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We investigate the relationship between chief executive officer (CEO) compensation and a firm's financial performance in the insurance industry to determine CEO pay…
We investigate the relationship between chief executive officer (CEO) compensation and a firm's financial performance in the insurance industry to determine CEO pay policies that are more effective in promoting specific financial corporate goals.
Considering different components of executive pay, we investigate the latter’s relationship with the corporate performance of the insurance industry using the generalized method of moments (GMM) model developed for dynamic panel estimation. Our data encompasses the periods before and after the 2008 financial crisis.
We observe that after the crisis the insurance industry experienced a major change in executives’ compensation packages. While CEOs’ compensation was primarily based on bonuses pre-crisis, the average size of the bonus was reduced to one-third of the level, stock awards and nonequity incentives were doubled and option awards increased almost 70 percent in the post-crisis period. It is also evident that the work experience of CEOs and the firm's financial performance play a significant role in determining CEO compensation. As the CEO becomes more experienced, stock awards and option awards replace cash bonus.
The paper finds supporting evidence for the agency-related problem in the insurance industry and the convergence of interest hypothesis, suggesting that a firm's market valuation rises as its managers own an increasingly large portion of the firm. To align the interest of owners with that of management, managers should be converted into owners via stock ownership. The paper addresses a topical issue regarding pay and performance and the effect of the financial crisis in the insurance industry.
Student approaches to studying were explored in business courses with samples in China, Kuwait and the USA. Information on approaches to studying is critical as delivery…
Student approaches to studying were explored in business courses with samples in China, Kuwait and the USA. Information on approaches to studying is critical as delivery and content of educational practices are increasingly adapted to different world regions.
The Revised Approaches to Studying Inventory (RASI) was administered to address the extent to which students focused studying on deep learning of concepts, surface learning/memorization of material or strategic maximization of grades.
Results suggested (1) acceptable reliability for the RASI scales, (2) higher mean scores on deep, surface and strategic approaches for the Kuwait versus the China or USA samples, and (3) an interaction effect between country sample and strategic studying on the dependent variable of reported grade point average.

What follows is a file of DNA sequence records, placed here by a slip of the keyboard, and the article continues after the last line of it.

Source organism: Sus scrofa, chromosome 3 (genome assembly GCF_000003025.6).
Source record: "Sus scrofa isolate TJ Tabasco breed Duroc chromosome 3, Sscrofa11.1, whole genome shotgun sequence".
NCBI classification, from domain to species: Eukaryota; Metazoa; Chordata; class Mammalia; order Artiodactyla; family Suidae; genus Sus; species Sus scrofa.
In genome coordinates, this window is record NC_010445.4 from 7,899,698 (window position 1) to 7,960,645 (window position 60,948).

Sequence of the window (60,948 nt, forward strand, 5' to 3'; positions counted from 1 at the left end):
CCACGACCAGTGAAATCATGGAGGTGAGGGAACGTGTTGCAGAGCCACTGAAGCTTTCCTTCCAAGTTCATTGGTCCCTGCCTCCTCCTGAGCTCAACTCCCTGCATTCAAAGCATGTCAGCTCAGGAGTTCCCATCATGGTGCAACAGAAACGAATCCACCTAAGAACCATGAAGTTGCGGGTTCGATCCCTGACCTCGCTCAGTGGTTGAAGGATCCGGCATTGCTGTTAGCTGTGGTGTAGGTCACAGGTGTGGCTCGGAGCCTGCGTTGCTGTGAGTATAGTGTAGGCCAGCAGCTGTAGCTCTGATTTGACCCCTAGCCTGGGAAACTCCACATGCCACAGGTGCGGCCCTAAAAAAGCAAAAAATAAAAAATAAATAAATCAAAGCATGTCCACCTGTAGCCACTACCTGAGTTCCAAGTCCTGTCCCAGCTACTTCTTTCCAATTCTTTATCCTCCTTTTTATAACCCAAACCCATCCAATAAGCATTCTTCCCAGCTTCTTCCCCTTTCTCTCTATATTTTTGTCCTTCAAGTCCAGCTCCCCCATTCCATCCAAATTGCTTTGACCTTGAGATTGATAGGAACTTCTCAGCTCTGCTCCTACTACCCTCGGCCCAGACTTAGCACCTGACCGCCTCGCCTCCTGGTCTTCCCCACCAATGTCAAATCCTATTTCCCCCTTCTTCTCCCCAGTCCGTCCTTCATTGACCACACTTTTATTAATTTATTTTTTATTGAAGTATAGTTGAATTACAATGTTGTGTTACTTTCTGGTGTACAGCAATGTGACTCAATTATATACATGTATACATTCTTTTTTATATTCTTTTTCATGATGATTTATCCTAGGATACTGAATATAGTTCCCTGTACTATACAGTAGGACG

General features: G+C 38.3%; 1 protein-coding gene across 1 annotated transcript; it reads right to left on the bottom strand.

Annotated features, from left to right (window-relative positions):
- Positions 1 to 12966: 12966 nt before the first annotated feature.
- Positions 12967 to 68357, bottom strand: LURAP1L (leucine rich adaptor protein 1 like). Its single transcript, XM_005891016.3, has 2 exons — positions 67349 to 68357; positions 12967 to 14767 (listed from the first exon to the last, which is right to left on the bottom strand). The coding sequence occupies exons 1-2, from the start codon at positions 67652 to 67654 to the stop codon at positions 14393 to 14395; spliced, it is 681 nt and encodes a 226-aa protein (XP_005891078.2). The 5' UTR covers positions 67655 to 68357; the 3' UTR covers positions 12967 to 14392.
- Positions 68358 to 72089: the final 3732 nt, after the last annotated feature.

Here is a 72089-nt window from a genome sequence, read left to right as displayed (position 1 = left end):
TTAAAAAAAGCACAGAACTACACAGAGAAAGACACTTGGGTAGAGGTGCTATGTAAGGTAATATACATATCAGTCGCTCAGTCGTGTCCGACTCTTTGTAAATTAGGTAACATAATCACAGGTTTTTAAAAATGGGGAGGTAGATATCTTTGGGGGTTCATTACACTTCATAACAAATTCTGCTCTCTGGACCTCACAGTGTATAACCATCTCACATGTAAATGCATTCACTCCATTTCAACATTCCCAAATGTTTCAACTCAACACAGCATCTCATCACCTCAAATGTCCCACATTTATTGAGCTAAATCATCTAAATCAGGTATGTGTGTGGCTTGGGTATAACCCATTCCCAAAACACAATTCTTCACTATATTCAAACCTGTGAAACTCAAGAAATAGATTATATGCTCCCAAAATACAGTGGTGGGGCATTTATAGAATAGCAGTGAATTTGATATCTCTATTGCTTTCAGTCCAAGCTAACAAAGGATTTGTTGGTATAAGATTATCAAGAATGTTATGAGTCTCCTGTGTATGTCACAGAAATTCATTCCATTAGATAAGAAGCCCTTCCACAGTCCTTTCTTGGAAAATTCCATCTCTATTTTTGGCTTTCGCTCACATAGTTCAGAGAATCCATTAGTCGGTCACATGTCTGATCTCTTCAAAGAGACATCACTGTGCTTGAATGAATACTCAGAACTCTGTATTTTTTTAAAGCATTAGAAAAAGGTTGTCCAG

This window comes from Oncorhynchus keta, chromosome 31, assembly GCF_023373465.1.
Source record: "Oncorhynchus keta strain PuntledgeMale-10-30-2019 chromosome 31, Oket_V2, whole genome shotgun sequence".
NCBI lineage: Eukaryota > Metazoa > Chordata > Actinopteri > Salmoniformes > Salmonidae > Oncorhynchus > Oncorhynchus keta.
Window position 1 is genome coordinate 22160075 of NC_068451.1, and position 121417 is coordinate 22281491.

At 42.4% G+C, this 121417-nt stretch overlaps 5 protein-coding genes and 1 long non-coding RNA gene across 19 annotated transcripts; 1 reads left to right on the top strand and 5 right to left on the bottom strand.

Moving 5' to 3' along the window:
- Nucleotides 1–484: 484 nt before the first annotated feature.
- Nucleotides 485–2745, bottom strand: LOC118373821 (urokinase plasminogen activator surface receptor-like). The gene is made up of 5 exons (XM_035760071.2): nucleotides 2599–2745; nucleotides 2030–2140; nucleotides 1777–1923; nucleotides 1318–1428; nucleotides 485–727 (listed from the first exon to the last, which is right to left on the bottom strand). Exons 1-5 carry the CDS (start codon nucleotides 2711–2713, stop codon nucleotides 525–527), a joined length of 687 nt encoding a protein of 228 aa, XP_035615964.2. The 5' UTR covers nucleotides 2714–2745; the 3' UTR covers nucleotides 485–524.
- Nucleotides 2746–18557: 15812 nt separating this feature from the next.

The research focuses on student initiative in the educational process. Also, comparative evidence from the Middle Eastern context is provided. This area has received relatively little attention in the literature.
The purpose of this paper is to examine the short‐term reactions of stock prices to the announcement of earnings restatement by the public companies listed in the Toronto…
The purpose of this paper is to examine the short‐term reactions of stock prices to the announcement of earnings restatement by the public companies listed in the Toronto stock exchange in Canada.
The paper conducts an empirical study. For the purpose conducting the empirical study, a standard event study methodology has been utilized to examine the effect of restatement announcements on the stock returns. The dates of the announcement of restatement by each company have been collected and the effect of the announcement has been studied surrounding the announcement dates.
The results of empirical works indicate that, in general, the financial market reacts negatively to any restatement of earnings. This is evident from the fact that irrespective of the reasons for restatement, all restatements show a negative effect on the stock price. The impact of the restatement announcements is significant for all the prediction intervals. However, the long‐term reaction is more pronounced compared to short‐term reaction. In addition, the negative reaction is much higher for those reasons that are directly related to the earnings management than those that do not involve any active earnings management.
Since the paper investigates only one stock exchange, it may have a limited application in other financial markets. Similar researches can be undertaken for other financial markets different in size, scope or geographical location.
The findings of the paper may have broad implications both for individual investors and corporate executives. The decisions made by executives on restatements affect stock price and hence the investors' rate of return. Since the general effect of such restatement is negative on the stock returns, it may portray a negative perception about the company. Therefore, the paper has implications on the decisions made by both the investors and the corporate executives.
The paper studied the Canadian stock market which was not studied in the past to examine the reactions of restatement.